M. M. Quaife, "Louis Lorimier," Missouri Historical Review 21 (1926) 616-18

M. M. Quaife, "Louis Lorimier," Missouri Historical Review 21 (1926) 616-18

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Louis Lorimier, who was one of the Frenchmen with the Shawnees who captured Boone and the Saltmakers, was a French-Canadian born at Lachine in 1748. He accompanied his father to the Ohio country as early as 1769, where they engaged in trade. At Pickawillany, the young man acquired a controlling influence over the Shawnee tribe in particular. His commercial connections at Detroit and Montreal made him a staunch supporter of the British cause, and Lorimier's Station became a noted center of British-Indian activity. Clark's campaign of 1782 razed this settlement. Thereafter Lorimier established himself on a tributary of the Glaize. Had considerable dealings with John Askin, a leading merchant of Detroit. The end of the Revolution brought disaster for Lorimer's business. He removed to Spanish Missouri, where he continued to have a strong influence among the emigrant Shawnees. He was the founder of Cape Girardeau. He had married a half-breed Shawnee woman named Charlotte Pemanpieh Bougainville, perhaps the daughter of Louis de Bougainville, Montcalm's chief of staff. After her death in 1808 he married Marie Berthiaume, another half-breed Shawnee, whose father was a gunsmith to the Shawnees. She outlived him and married John Logan, an American settler who subsequently removed to Illinois and by another marriage became the father of Gen. John A. Logan of Civil War fame. M. M. Quaife, "Louis Lorimier," MHR 21 (1926-27):616-18.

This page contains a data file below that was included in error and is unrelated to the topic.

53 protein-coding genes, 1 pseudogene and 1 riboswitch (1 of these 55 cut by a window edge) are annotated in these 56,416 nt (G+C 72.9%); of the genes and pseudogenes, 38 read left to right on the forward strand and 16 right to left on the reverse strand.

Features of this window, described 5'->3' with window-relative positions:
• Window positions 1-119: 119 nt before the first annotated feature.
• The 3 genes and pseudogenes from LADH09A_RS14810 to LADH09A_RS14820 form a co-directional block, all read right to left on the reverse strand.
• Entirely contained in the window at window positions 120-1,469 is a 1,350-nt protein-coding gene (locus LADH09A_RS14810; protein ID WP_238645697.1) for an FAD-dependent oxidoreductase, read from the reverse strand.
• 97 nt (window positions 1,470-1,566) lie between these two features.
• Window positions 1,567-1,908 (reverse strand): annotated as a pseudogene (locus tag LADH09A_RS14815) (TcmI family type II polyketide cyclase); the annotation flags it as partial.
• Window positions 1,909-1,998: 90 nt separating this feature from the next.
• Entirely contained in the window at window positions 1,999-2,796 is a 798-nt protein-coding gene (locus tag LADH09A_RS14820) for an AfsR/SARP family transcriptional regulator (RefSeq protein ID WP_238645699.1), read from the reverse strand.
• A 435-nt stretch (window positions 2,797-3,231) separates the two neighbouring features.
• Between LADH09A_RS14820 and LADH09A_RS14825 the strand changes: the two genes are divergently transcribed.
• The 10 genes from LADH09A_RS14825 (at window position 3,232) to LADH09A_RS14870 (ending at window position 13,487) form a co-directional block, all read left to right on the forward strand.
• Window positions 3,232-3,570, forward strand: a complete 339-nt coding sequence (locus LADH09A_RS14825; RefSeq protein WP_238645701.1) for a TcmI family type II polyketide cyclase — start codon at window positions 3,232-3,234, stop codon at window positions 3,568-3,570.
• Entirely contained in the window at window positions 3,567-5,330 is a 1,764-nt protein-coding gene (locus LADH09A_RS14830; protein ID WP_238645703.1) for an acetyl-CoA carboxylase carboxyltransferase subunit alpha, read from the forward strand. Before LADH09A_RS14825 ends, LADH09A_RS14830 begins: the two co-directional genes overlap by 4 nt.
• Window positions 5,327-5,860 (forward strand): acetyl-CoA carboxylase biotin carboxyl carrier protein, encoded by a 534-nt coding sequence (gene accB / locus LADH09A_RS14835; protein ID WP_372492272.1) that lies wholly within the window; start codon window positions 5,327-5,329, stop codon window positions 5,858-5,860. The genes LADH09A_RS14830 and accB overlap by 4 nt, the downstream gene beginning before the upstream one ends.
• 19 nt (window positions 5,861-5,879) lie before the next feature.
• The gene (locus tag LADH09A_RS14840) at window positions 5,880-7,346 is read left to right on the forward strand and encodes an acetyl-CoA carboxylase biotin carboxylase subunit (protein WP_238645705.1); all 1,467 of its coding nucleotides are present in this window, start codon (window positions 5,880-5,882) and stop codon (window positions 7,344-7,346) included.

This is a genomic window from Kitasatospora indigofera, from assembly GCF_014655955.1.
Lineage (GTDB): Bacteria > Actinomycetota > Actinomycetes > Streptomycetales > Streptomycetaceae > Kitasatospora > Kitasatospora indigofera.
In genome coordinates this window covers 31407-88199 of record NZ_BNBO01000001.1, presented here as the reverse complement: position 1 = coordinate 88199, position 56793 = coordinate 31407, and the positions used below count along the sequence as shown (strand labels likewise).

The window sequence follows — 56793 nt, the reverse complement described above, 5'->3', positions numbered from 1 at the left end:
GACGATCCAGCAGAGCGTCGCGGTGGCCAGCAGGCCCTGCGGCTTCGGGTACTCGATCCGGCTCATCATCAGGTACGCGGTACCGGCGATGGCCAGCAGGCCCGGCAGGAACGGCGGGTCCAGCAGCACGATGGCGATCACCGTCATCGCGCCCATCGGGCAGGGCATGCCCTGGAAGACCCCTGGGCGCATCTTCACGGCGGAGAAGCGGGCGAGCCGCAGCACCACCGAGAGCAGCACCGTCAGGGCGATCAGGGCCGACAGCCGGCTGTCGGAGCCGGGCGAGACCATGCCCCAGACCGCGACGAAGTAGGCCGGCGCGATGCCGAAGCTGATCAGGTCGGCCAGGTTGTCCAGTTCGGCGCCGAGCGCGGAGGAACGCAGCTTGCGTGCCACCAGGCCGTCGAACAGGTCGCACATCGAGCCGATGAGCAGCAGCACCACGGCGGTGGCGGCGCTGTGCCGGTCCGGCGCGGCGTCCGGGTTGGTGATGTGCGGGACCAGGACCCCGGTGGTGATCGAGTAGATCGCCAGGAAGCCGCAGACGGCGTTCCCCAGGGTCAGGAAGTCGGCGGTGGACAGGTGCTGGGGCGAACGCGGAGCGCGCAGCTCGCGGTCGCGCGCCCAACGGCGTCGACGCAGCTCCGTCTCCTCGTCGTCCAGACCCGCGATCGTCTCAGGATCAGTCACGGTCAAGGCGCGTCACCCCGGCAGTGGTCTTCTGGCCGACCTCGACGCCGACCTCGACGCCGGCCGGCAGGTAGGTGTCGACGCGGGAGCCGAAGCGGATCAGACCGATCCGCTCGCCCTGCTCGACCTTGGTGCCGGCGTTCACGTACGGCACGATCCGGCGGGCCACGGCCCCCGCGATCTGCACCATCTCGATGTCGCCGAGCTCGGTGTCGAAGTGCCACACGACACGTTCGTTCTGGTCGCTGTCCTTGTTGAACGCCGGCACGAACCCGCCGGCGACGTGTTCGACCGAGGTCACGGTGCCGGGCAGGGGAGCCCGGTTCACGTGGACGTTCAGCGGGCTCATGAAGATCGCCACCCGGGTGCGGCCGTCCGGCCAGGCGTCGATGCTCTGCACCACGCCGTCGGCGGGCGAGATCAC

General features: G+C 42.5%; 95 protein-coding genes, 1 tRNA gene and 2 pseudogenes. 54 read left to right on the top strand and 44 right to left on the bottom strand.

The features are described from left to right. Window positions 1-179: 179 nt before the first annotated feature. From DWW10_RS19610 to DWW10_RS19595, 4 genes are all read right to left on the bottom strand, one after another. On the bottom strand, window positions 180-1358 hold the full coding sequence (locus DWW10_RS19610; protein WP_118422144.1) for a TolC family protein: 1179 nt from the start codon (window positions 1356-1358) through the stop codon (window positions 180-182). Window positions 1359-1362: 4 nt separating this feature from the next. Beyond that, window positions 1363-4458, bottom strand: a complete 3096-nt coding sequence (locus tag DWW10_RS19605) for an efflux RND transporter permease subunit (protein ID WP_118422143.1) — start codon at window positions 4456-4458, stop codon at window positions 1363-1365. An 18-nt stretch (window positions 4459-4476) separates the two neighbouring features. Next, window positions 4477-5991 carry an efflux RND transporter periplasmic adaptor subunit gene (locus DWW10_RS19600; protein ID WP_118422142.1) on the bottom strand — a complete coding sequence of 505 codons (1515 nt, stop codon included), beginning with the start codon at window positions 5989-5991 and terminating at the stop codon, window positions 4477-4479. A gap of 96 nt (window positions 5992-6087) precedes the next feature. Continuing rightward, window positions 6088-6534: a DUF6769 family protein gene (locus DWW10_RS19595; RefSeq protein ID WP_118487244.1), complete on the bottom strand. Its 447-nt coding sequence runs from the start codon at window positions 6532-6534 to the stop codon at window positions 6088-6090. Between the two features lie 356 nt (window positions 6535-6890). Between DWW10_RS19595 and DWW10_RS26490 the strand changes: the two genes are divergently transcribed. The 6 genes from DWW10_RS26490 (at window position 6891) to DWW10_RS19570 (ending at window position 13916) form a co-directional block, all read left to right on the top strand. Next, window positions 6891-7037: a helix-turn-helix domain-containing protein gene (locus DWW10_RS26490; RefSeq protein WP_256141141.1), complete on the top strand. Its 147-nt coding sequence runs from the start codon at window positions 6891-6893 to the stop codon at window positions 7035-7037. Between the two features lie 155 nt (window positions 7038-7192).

File: MHR.NT2



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